Reporters who draw


I'm an avid news consumer, so it was a treat to help a gaggle of tech journalists from outlets like the Wall Street Journal, WNYC, and Gizmodo, draw their way to understanding new developments in technology and the datasphere at Data & Society yesterday. To get  them started I gave a quick drawing lesson and then had them create and share their own personal technology stories (image above). They also played a picture guessing game similar to a game that rhymes with the word "Wiktionary," and created icons that represented new tech terms while avoiding visual cliches. The verbal and visual metaphors we use influence and color our understanding. So to loosen up their thinking and get them to think about tech differently, we got them to visually represent technology terms with novel imagery. Angie Waller of Data & Society came up with this game.


Here is a drawing trying to show what a botnet was, without using robot imagery.


After our activities I asked the participants to share one word that summed up their experience with what we had done. Then I made an illustrated poster out of their responses which ranged from "discovery" to "creative" to "conceptual." Thanks to Data & Society and all the journalists who dove in!

Visualizing ActLocal 2017

It's a great privilege to help people create the kind of gathering that works toward creating a better world, or just a little corner of that world. I had this privilege as a visual listener at ActLocal 2017, NYC event. Here was the billing of the event.

"ActLocal will bring together hundreds of community organizers, faith leaders, and citizen leaders in cities across the country to build local power and promote allyship across the progressive movement"

I was happy to  help participants think over strategy, learn from each other, and weave a tighter fabric among NYC's progressive coalition.

Got this nice note from one of the organizers after the event:

"I can't tell you how many people commented on your work, and how much it added to the experience."

It was my pleasure! Let's go improve politics in NY State and beyond!


The event started with a few thoughts: 1) After great trauma, there is an opportunity to create positive change, as after the 9-11 attacks in New York.  2) The goal of the day is to support and amplify each others work. 3) Even though we are discussing serious issues, let's mix in some lightness and creativity. The we had a couple of quick presentations to kick off the day, one on creating better access to voting in NY State, and the other on the NY Yemeni bodega strike in response to the attempted travel ban.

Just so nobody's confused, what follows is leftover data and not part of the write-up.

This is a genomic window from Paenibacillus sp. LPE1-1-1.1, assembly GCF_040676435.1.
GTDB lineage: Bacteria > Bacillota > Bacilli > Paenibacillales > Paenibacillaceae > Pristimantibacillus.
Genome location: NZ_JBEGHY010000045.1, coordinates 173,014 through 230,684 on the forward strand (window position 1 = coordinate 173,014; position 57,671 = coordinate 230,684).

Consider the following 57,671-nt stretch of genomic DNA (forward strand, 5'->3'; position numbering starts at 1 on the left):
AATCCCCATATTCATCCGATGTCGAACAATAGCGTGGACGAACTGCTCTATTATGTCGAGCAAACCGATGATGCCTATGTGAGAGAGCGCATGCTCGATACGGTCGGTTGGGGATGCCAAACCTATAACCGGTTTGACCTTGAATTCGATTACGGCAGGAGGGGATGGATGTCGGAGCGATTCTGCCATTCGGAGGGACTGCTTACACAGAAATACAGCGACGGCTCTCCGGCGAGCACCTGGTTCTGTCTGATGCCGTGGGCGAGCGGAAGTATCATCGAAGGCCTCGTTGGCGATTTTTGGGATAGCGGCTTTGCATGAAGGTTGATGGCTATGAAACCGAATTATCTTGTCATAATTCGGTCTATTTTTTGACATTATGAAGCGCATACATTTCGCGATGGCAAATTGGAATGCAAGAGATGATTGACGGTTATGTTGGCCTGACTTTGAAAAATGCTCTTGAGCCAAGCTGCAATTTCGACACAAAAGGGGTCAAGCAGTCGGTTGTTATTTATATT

Next various organizers discussed challenges and triumphs of the last year, of which there were many.


NY State Attorney General, Eric Schneiderman, weighed in with "When they go low, we go local," meaning states and municipalities need to pick up the slack when the Federal Government is behaving in ways that are not working for us.


In another session we discussed major players in the NY State progressive ecosystem-Labor, the Working Families Parties, deep-rooted community based organizations, and a constellation of single issue groups.


Travon Mayers of Common Cause New York led an in depth conversation about next steps to remove barriers to voting in New York State. Finally folks wrapped up with a single word each including (picked at random from a long list) hope, opportunities, energized, determined, trust, and action. Here's to a powerful 2018!

Visualizing a Progressive Strategy for NY State

Like a lot of people, since the last presidential election I've gotten more involved in politics. Recently, at the True Blue Summit I helped grassroots New York State progressive leaders visualize their progressive strategy for New York, which has a woefully unrepresentative state government. The visual above synthesizes a conversation with Arthur Schwartz, Susan Kang, and Josue Pierre. They agreed that focusing on hyperlocal issues, contesting every office, and focusing on economic issues are the path  to getting a progressive foothold to better represent New York to reflect the will of it's voters, who are about 70% registered Democrats. 

Drawing What Equality Looks Like

I had the pleasure of leading a drawing activity for 250 people at the Asian American Community Development Conference in NYC last week.



First I did a quick drawing lesson showing people how to draw just about anything using simple shapes.

Then I challenged them to draw a picture of what equality would look like in their communities. 



Once they finished their drawings, they took a few minutes to do a show and tell with their neighbors, explaining what they were trying to communicate in their drawings.



Finally we created a popup gallery of their art! Just another way to engage your conference participants. 

Visualizing the Future of Cinical Trials


The clinical trials process is expensive, time consuming, and often disappointing. The DPharm conference exists for people to share ideas and stories with the goal of radically improving how we do clinical trials. I was honored to capture many of the talks at DPharm 2017 in Boston as a visual listener.  Here's a link to all the visual listening charts I created.